Aymond gives advice for voting
Published: Thursday, October 25, 2012
Updated: Thursday, October 25, 2012 18:10
Gregory Aymond, archbishop of New Orleans, was invited by Thomas Ryan, director for the Institute for Ministry; to speak about the context of the document “Faithful Citizenship” and address catholics about how to form a consciousness when voting as a part of the institute’s free monthly webinar.
Ryan believes it was important for Loyola community to be educated about the Catholic Church’s stance on voting.
“It’s important for catholics to be well formed in their faith so that it can inform their voting,” Ryan said.
As a quick glance at the Bishops’ “Faithful Citizenship” makes clear, the richness of the catholic faith has important implications for a range of issues, Ryan said.
Aymond began the discussion with reflections regarding how Jesus Christ affirmed the good of political life. Following this was a discussion about the document “Forming Consciences for Faithful Citizenship,” the United States bishops’ document on public life and elections.
In 2011, the US catholic bishops updated the published document with an introduction that reminds catholics why the bishops have issued this document.
The bishops advise catholics “to contribute to civil and respectful public dialogue, and to shape their choices in the coming election in the light of catholic teaching” in the updated document. The document also highlights what US bishops identify as “fundamental problems” that are significant to the upcoming election.
The webinar lasted an hour and was moderated by Ryan.
“It presents the broad range of catholic teaching — from the right to life to the rights of workers and the care for creation,” Ryan said.
Aymond believes the document is significant because everyone has to vote as a person of faith and integrity. Aymond stressed that in catholic tradition, being responsible as a citizen and participating in the political process is important because that ensures the beliefs of the church are heard. This document also ensures catholic values have a voice in the political arena today. Aymond believes voting is a moral obligation.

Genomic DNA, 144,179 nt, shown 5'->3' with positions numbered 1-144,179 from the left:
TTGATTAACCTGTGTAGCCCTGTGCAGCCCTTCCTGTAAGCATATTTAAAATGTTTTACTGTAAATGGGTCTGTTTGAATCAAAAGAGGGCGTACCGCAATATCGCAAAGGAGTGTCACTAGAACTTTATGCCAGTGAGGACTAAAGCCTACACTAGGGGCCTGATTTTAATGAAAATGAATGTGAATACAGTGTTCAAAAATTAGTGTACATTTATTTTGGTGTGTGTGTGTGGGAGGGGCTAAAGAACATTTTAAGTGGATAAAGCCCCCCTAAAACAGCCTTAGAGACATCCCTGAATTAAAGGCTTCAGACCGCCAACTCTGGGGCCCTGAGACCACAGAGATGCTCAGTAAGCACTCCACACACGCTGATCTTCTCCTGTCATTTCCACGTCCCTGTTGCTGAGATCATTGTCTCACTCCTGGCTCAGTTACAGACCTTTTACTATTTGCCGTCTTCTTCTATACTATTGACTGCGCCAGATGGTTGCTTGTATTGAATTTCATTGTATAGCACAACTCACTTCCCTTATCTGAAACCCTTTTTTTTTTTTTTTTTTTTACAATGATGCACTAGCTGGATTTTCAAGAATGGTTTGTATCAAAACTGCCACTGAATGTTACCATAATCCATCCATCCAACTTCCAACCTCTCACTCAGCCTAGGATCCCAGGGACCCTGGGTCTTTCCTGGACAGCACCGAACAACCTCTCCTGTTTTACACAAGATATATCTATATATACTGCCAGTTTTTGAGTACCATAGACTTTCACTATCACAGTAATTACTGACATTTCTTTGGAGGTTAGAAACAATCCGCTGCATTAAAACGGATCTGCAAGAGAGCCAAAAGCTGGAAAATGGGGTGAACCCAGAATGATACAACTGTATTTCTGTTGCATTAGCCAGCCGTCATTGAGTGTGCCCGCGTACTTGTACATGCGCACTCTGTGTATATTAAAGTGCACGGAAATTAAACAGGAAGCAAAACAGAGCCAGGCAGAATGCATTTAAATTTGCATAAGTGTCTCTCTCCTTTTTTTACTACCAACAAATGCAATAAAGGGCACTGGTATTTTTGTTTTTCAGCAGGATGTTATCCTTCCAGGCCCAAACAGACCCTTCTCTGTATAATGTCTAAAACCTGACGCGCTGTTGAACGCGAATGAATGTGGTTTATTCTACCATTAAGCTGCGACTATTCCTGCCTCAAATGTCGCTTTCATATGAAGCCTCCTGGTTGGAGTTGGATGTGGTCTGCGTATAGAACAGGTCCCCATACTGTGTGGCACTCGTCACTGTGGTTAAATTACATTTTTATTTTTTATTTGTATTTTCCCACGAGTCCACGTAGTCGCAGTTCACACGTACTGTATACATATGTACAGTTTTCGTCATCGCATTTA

As for students, Aymond reiterated how important the responsibility of voting is.
“We are all called to register to vote as soon as we are of proper age, and I encourage all students to take this very seriously,” Aymond said
Aymond reminded catholics that the goal is to examine carefully the platform of each candidate and compare that to the gospel values of Jesus and the teachings of the church. Then people can vote for the candidate that has the greater probability and possibility of moving the onward toward those goals.
For those who missed the webinar, it will be available on Loyola’s Institute for Ministry’s archive.
“I think it’s simply marvelous that a bishop would be willing and to directly talk to people and hear back from them; this is a great opportunity and the bishop is willing to enter into dialogue with his own people rather than simply tell them what they must hold is a great tribute to this bishop and to the success of Vatican II,” Edward Vacek, religious studies professor, said.
Nhi Tieu can be reached at firstname.lastname@example.org